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Some people don’t like to think about things like car insurance and carbon monoxide detectors.
These things are important to have — though we all hope we never need to use them.
Fire extinguishers fit in that category, too. We know how important they are, but it can be difficult to bring yourself to buy something you never want to use.
However, the ability to extinguish a small fire before it grows into something ruinous is reason enough to find a great model.
Picking the right fire extinguisher involves more than just grabbing one off the shelf at the hardware store.
Certain models work well against certain combustibles, but not every fire extinguisher works everywhere.
We at BestReviews can help you understand the key components of picking a portable fire extinguisher. We’ve researched this topic extensively, coming up with five of the best models in our matrix, above.
You can count on our product evaluations to be trustworthy and unbiased, as we never accept free samples from manufacturers.
The information in our shopping guide below will help you make this important choice.
And even though we’re helping you pick a great fire extinguisher, we’re thinking the same thing you are. We hope you’ll never have to use it!
Using a class system, fire extinguishers are rated for the types of fires they can successfully battle. Attempting to use an extinguisher against a type of fire for which it is not rated could cause the fire to spread.
The fire extinguisher will be clearly marked with its class ratings, so it pays to understand the different classes. In addition, the cannister will have a graphic printed on it to indicate the types of fires for which it’s rated.
Class A: Paper, wood, and plastics fires are appropriate for a Class A extinguisher. The Class A graphic includes drawings of a burning trash can and a wood campfire. Most common solids are extinguishable with a Class A unit.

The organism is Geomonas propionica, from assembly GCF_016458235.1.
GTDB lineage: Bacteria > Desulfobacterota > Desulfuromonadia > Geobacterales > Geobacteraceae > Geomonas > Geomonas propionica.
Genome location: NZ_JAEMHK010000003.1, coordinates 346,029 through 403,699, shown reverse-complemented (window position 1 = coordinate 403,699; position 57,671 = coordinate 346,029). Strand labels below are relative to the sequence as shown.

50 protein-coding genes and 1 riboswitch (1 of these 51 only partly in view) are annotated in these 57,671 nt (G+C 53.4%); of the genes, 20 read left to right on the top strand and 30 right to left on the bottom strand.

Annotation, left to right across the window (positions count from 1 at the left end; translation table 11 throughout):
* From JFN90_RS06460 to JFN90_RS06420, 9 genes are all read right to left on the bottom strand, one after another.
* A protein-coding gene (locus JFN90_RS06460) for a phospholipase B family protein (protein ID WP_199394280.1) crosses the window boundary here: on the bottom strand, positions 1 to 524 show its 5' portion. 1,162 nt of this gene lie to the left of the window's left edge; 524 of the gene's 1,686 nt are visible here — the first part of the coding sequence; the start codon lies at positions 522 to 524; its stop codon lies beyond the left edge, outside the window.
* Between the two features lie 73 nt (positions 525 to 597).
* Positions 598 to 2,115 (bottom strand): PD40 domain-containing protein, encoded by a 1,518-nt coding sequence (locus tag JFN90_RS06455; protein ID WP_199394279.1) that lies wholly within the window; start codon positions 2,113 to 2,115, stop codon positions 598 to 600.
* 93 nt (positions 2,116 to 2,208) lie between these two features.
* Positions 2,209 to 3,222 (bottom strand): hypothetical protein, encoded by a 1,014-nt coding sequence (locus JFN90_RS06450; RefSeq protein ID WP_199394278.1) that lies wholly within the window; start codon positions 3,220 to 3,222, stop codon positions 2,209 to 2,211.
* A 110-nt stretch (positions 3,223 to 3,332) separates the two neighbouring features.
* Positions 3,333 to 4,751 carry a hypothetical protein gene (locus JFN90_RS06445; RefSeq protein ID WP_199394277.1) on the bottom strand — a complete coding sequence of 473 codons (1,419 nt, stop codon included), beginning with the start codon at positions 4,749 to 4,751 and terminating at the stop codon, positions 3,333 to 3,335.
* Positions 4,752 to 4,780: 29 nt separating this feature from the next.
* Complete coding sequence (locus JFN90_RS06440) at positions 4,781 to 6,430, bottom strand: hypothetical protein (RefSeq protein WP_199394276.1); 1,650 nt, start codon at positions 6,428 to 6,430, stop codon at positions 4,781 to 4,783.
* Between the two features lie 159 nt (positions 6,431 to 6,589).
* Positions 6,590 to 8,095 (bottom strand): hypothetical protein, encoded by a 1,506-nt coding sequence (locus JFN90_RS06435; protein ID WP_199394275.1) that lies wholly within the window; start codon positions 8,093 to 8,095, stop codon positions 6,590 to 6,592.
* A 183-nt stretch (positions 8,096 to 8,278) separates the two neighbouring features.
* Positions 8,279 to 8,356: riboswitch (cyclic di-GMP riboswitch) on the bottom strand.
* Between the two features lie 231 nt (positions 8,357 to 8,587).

Class B: This type of extinguisher is designed for flammable liquids (including oils and gasoline) or flammable gases (including propane or methane). The Class B graphic includes a gas can.
You can associate Class A extinguishers with the most common types of fires, such as paper and wood.
Class C: Any fire that involves electrical appliances is appropriate for a Class C fire extinguisher. Fires involving motors or transformers would fit in this class. Metal appliances you’d use in the kitchen also fit in Class C. A drawing of an electrical plug and outlet are found on the Class C graphic.
Class D: Use this type of extinguisher on flammable metals, such as aluminum, sodium, or magnesium. The Class D graphic has a drawing of a gear on it. This would be a rare type of fire to have at your home.
Class K: A Class K fire extinguisher is rated for use with cooking oil fires. The drawing on the Class K graphic is of a cooking pan on fire. Class K is aimed more at restaurants and commercial kitchens. Homeowners should note that a Class B extinguisher can handle most residential kitchen fires.
Most fire extinguishers aimed at residential use will carry Class A, B, and/or C ratings. Class D and K fire extinguishers are aimed more at workplace and industrial locations. You could certainly purchase any type of extinguisher, but anything beyond A, B, and/or C is probably overkill for residential use.
Keep in mind that some extinguishers are able to fit into more than one type of class. For example, you’ll find plenty of extinguishers on the market from the likes of Kidde and Amerex that are A/B/C extinguishers.